Fourifier

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Quick how to use instructions

How the Fourier Transform Image Filter Tool works

To filter an image first upload the image, the tool performs an automatic colour 2D FFT which is shown on the image on the right. The controls under the images allow you to draw on the real and 2D FFT images you can use the colour select to draw in different colours. If you draw on the FFT image different areas of the FFT image will be masked, by selecting the invert checkbox subsequent drawing un-masks or inverts the perviously made drawing. The angle of the arc tool can be adjusted to select only certain angular orientations for the cicle draw tool. By clicking on the delete icon all drawing objects are removed from the FFT image. By clicking on the fill tool the entire FFT image is filled. An iFFT is preformed by clicking the iFFT button and if any of the FFT image has been masked the image will be filtered accordingly. At the moment only hard edged tools have been implemented so therefore you can observe some ringing artefacts, at a later date I might introduce a Guassian-like tool to minimise this.

On the left is the original (or filtered) image on the right the 2D FFT image. The FFT image displays the absolute value (or complex magnitude) of the spatial frequencies found in the image. An image is made of of RGB (and alpha transparency) pixels, these pixels are FFT'ed in turn to produce a colour 2D FFT. For each colour channel the amplitude of the frequency coefficient is displayed as its intensity and the wavelength or frequency as it radial distance from the center of the image with low frequency pixels in the center and high frequency at the edge of the image. The orientation of the frequencies can also be seen in the 2D FFT perpendicular or orthoganal to the image feature in the real image, so for instance a horizontal line will be observed in the 2D FFT as a vertical feature. Therefore to filter out the high frequencies in the image mask out all the FFT image except the center region visa versa to see the only the high frequency information mask out just the center part. To see horizontal lines in the image then mask everything except the vertical axis of the FFT image. By clicking the iFFT button the inverse Fourier Transform is performed and the original image is created from only the frequency information you choose to leave in the FFT.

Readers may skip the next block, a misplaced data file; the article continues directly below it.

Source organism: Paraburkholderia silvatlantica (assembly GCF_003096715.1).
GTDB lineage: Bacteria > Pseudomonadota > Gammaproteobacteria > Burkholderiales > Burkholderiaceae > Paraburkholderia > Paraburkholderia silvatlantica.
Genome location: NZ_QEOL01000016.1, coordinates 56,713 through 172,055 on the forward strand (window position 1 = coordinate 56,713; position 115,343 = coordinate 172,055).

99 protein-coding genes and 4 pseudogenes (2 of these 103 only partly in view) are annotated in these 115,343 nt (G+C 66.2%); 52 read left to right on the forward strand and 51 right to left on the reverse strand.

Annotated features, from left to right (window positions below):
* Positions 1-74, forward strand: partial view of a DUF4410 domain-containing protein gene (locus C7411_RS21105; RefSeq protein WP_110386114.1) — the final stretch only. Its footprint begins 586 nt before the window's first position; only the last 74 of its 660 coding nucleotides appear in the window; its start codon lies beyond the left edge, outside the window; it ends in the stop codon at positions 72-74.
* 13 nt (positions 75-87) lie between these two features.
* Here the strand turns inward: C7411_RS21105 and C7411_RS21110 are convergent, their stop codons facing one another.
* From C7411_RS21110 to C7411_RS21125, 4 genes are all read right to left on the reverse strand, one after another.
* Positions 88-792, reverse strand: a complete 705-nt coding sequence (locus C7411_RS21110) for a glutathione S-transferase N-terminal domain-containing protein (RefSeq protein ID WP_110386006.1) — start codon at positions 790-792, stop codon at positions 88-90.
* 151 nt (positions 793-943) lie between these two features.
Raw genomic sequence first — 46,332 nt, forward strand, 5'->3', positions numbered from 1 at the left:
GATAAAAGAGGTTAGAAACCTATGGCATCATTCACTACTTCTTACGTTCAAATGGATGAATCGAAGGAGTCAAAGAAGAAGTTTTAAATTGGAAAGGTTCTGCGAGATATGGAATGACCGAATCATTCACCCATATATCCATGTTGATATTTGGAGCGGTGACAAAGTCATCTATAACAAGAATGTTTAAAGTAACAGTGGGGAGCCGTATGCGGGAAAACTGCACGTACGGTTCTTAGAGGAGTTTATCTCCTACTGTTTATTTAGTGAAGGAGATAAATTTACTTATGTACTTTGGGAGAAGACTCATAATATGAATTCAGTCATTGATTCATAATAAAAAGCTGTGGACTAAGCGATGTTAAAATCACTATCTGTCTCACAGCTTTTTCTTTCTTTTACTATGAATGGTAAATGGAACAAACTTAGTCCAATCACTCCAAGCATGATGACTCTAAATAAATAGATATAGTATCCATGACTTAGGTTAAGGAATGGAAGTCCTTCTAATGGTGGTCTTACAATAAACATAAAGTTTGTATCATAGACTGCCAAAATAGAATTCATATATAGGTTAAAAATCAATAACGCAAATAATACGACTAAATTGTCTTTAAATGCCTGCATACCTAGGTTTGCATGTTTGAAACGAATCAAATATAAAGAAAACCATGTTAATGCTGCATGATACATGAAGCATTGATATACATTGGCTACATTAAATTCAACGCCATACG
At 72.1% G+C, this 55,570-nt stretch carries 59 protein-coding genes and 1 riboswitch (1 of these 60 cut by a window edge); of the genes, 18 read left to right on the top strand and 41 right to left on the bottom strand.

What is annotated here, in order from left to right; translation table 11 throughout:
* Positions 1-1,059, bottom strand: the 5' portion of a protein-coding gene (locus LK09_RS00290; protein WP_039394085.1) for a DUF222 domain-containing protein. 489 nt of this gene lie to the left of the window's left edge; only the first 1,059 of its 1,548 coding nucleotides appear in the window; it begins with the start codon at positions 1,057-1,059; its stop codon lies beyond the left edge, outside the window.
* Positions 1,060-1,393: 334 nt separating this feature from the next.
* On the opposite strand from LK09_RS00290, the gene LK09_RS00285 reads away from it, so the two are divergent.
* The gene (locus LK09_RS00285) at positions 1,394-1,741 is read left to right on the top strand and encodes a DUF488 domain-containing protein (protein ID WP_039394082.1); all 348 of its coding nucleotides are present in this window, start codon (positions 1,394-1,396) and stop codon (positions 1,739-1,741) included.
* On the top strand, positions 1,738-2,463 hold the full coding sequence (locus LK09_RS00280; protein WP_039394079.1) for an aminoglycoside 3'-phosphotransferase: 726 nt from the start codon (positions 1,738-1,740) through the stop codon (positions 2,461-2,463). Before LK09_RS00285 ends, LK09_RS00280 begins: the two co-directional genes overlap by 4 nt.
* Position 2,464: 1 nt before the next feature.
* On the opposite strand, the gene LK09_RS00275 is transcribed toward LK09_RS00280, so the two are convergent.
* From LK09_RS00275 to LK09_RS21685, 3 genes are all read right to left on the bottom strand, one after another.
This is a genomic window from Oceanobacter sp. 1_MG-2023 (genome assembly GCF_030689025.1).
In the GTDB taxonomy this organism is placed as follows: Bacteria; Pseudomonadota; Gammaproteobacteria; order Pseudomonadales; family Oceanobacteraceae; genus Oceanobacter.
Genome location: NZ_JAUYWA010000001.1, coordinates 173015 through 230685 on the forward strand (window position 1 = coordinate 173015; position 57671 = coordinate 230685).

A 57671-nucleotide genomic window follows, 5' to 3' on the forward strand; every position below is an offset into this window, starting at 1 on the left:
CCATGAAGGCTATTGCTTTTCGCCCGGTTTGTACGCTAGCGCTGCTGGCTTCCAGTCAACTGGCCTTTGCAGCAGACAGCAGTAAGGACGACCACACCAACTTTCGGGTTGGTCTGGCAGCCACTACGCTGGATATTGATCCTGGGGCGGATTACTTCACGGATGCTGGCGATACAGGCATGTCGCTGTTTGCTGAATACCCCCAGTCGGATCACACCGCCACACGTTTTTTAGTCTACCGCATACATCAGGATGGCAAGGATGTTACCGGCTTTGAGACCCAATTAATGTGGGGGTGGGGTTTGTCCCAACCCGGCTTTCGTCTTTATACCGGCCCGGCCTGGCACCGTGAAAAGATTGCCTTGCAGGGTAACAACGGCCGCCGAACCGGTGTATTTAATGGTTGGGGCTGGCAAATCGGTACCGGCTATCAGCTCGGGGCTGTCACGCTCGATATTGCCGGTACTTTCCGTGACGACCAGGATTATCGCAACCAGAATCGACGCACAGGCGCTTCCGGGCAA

A new feature of the Fourifier application is that you can also draw on the real space image (on the left) and Fourier transform the result, this is also interesting as you can see the frequency components of simple drawn objects (better to draw them against a black bround for this).

Some example instructions to filter an image in the Fourier domain

    For a high pass filtered image

  • 1) Click the load image button to load your own image or just use the preloaded lena image
  • 2) Use the drawing tool to mask part of the image (eg. draw a filled circle in the center of the FFT image)
  • 3) Click the iFFT button and your original image will be replaced by the high pass filtered version
  • For a low pass filtered image

  • 1) load the new image as before
  • 2) Use the drawing tool to mask part all of the image (try the square mask tool for this - right up to the corners)
  • 3) Now select the inverse checkbox so that the drawing operation is inversed (the previously drawn shape will be erased by the new shape), then draw a small filled circle in the centre on top of the black image. You will be left will a small circle showing within a black FFT image. If its not quite centered then you can start again by clicking the red dustbin icon to erase all drawing.
  • 4) Click the iFFT button and your original image will be replaced by the low pass filtered version
if you like the tool please consider sharing using the buttons on the edge of your browser window

General information the Fourier Transform

What are waves